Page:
TRENTON — Many survivors of Hurricane Sandy find themselves under additional stress these days. But disaster-related anxiety can be especially high in older adults, particularly those living on their own or isolated from friends and family.
Because of their age and other unique circumstances, older adults often react much differently than younger people to catastrophic events. It’s not uncommon after a disaster for them to become withdrawn, agitated, disoriented and confused.
Family members, friends, neighbors and caregivers should be aware of this and be ready to safeguard both their physical and mental health. Be on the lookout for the following symptoms of senior stress:
- Fear of losing their independence because of disaster-related injury or loss of their residence. This can be the biggest trauma that older people face after a disaster.
- Problems talking to people and answering questions. Difficulties in communicating after a disaster can be increased by factors such as slower thought processes related to age, problems with seeing and hearing, and reduced mobility.
- “Welfare” stigma. Many older adults are cautious about or even unwilling to accept government help because they have always “paid their way.” Their reluctance to accept assistance can be compounded by a lack of knowledge about government services for which they may be eligible.
- Memories or flashbacks of other events in their lives when they were traumatized or suffered severe losses.
- Anxiety caused by poor reading skills and inadequate command of the English language.
- Worry about limited financial resources and having enough time to rebuild their homes.
- Fear of being put in an institution because they cannot return to a home that was destroyed by the disaster.
- Withdrawal and isolation from family and friends.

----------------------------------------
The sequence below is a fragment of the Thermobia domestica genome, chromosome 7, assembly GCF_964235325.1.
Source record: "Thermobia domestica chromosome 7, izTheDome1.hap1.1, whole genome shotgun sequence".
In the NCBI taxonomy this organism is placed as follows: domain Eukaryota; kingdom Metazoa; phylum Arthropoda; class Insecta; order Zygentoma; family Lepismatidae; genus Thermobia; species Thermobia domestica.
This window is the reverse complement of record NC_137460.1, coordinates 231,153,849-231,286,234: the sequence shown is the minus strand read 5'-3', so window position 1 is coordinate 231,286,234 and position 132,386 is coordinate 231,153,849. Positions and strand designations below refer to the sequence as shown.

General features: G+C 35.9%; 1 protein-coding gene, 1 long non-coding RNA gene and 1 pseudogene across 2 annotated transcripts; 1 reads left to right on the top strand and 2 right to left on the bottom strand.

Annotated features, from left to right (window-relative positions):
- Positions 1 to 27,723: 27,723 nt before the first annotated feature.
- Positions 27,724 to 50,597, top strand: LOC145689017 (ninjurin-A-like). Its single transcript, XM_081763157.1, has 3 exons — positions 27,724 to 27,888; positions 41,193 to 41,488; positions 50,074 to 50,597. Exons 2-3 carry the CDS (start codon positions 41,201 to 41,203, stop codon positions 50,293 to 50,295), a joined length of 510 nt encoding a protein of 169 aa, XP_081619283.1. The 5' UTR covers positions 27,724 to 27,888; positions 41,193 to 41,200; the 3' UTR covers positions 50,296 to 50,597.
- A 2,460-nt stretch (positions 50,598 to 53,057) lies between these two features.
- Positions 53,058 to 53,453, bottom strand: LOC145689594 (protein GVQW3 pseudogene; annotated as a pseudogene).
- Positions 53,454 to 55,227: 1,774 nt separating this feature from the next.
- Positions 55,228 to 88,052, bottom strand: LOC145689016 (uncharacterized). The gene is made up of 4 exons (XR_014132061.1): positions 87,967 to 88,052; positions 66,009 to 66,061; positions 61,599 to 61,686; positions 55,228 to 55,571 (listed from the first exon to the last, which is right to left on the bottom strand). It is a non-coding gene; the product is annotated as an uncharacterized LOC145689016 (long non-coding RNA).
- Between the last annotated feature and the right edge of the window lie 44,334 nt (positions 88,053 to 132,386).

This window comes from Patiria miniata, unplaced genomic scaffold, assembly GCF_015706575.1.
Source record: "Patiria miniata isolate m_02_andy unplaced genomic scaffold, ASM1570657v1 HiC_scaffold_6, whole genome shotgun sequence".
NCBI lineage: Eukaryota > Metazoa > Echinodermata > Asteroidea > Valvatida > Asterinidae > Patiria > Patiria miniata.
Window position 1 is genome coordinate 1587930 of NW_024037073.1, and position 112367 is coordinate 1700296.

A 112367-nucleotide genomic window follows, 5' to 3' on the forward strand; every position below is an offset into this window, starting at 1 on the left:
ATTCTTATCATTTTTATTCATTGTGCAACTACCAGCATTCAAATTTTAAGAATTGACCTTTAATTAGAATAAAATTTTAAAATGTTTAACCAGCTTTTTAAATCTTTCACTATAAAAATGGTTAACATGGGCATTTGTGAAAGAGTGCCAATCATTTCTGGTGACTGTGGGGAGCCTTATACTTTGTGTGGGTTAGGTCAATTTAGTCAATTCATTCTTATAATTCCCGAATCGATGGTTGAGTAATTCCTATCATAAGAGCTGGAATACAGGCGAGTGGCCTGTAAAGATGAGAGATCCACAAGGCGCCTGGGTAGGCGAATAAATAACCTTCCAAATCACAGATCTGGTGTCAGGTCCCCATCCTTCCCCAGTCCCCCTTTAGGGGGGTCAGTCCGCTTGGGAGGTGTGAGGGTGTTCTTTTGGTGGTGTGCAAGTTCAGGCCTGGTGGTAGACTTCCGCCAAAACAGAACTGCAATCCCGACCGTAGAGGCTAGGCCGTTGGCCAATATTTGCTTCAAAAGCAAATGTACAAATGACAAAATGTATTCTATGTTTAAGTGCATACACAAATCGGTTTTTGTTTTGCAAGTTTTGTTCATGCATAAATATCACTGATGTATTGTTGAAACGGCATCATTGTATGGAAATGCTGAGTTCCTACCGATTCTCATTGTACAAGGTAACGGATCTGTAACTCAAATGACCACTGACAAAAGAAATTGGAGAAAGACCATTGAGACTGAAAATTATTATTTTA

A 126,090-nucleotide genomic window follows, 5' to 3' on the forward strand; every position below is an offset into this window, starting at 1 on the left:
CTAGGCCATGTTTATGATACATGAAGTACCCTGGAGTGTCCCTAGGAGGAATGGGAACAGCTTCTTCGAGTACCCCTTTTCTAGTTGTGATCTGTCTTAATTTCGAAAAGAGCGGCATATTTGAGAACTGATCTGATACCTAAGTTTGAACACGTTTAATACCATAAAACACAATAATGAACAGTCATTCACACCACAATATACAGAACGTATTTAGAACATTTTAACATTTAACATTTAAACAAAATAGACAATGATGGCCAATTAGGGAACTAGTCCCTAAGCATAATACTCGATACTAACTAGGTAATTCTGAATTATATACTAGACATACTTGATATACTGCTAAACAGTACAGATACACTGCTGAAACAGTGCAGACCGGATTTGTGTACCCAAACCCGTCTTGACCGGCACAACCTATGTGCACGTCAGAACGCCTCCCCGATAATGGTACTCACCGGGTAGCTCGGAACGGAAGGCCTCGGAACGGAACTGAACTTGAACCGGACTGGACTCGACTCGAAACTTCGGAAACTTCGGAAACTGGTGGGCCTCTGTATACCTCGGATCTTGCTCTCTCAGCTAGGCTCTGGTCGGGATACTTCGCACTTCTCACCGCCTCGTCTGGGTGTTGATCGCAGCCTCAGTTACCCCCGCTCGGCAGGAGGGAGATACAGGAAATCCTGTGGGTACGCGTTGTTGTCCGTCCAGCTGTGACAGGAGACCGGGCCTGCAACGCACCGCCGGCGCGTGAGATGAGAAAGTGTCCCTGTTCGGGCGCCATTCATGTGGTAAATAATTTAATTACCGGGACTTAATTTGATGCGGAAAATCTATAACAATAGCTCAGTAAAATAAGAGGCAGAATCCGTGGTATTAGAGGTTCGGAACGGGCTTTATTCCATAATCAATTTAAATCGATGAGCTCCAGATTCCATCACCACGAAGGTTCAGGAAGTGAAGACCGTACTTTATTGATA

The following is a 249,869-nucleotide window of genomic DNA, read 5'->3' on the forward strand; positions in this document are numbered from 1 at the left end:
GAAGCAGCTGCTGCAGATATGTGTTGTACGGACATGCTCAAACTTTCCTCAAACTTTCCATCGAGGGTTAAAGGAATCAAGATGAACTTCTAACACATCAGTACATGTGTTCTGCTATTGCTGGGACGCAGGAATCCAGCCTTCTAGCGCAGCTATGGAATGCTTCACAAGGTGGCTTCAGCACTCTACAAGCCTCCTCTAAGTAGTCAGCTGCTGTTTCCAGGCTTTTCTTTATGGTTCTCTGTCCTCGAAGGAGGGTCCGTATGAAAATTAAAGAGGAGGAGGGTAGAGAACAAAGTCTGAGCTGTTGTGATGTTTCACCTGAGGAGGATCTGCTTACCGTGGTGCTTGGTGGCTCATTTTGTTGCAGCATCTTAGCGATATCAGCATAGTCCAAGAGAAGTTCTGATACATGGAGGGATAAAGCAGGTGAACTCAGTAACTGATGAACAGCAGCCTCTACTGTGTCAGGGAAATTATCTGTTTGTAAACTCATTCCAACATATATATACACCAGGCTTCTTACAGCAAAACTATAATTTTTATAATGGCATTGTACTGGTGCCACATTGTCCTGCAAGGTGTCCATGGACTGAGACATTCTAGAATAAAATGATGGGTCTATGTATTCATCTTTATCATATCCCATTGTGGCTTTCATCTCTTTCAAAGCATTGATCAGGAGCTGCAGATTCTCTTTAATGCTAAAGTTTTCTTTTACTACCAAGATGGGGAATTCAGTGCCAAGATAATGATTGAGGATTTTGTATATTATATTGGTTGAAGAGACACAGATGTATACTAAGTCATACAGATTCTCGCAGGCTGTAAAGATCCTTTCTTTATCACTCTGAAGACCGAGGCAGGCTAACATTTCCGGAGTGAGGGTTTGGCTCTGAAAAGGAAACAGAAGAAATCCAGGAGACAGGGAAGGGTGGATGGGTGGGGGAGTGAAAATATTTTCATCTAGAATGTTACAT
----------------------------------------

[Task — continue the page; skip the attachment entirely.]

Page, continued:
- In severe cases, seniors also may undergo personality changes in the wake of a disaster.
Because older people may be on medication for health conditions, it’s important to ensure they are medically stable before deciding that any of the above symptoms are due to emotional stress.
It’s also important to keep in mind that seniors have decades of experience and strengths gained from facing previous disasters and adversity.
Those who live or work with older adults who have been adversely affected by Hurricane Sandy
can take a number of steps to monitor and improve their mental health:
- Provide consistent verbal reassurance.
- Assist them in recovering personal possessions.
- Help them re-establish contact with their family, friends and social networks.
- Help them find a suitable residential relocation until they can return to their own home, ideally in familiar surroundings with friends or acquaintances.
- Make frequent home visits and arrange for others to visit them.
- Ensure medical and financial assistance.
- Provide transportation to the doctor, grocery store, etc.
- Re-establish and monitor their nutritional and medication needs.
Older people or their family and friends seeking additional information about stress counseling and services should contact their local mental health agencies. The New Jersey Department of Human Services is coordinating statewide efforts to help individuals and communities manage the emotional impact of the storm. Crisis counselors are currently providing support and assisting in FEMA Disaster Recovery Centers as needed.
In addition to providing face-to-face disaster crisis counseling, the state provides informational materials about coping, and it has partnered with the Mental Health Association in New Jersey to offer assistance through a toll free helpline: 1-877-294-4357 (also applies for VRS or 711-Relay users) or TTY 1-877-294-4356. More information about disaster-related stress can be found at the website: www.state.nj.us/humanservices/dmhs/disaster/.
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